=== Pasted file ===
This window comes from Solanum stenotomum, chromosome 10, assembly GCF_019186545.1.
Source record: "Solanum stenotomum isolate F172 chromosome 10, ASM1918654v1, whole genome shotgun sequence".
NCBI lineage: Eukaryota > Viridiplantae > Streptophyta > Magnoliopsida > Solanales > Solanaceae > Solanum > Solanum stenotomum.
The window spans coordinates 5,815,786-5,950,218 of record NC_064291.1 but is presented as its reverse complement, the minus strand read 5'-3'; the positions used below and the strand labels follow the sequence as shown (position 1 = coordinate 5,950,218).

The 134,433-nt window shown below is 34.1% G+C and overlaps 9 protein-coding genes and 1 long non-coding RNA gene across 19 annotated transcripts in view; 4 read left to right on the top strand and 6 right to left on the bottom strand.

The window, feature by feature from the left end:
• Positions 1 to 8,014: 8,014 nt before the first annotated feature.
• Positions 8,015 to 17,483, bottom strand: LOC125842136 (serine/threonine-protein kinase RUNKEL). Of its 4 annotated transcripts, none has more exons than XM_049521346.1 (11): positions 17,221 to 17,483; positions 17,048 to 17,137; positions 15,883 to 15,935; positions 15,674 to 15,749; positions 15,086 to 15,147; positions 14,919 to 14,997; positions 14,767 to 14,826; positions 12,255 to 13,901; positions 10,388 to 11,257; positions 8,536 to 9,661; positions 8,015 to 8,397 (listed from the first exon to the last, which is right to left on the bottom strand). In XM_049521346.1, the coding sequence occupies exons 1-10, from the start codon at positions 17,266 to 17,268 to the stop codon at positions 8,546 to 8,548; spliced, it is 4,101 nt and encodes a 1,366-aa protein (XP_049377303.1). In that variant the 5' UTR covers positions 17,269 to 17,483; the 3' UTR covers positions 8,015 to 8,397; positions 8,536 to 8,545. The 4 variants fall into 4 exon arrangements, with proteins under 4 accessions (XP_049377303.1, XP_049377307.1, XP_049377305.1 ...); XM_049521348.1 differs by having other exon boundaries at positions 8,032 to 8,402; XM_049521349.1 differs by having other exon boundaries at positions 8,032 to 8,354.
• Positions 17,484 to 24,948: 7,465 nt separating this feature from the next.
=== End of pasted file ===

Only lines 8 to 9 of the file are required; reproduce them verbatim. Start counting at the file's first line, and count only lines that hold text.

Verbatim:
• Positions 8,015 to 17,483, bottom strand: LOC125842136 (serine/threonine-protein kinase RUNKEL). Of its 4 annotated transcripts, none has more exons than XM_049521346.1 (11): positions 17,221 to 17,483; positions 17,048 to 17,137; positions 15,883 to 15,935; positions 15,674 to 15,749; positions 15,086 to 15,147; positions 14,919 to 14,997; positions 14,767 to 14,826; positions 12,255 to 13,901; positions 10,388 to 11,257; positions 8,536 to 9,661; positions 8,015 to 8,397 (listed from the first exon to the last, which is right to left on the bottom strand). In XM_049521346.1, the coding sequence occupies exons 1-10, from the start codon at positions 17,266 to 17,268 to the stop codon at positions 8,546 to 8,548; spliced, it is 4,101 nt and encodes a 1,366-aa protein (XP_049377303.1). In that variant the 5' UTR covers positions 17,269 to 17,483; the 3' UTR covers positions 8,015 to 8,397; positions 8,536 to 8,545. The 4 variants fall into 4 exon arrangements, with proteins under 4 accessions (XP_049377303.1, XP_049377307.1, XP_049377305.1 ...); XM_049521348.1 differs by having other exon boundaries at positions 8,032 to 8,402; XM_049521349.1 differs by having other exon boundaries at positions 8,032 to 8,354.
• Positions 17,484 to 24,948: 7,465 nt separating this feature from the next.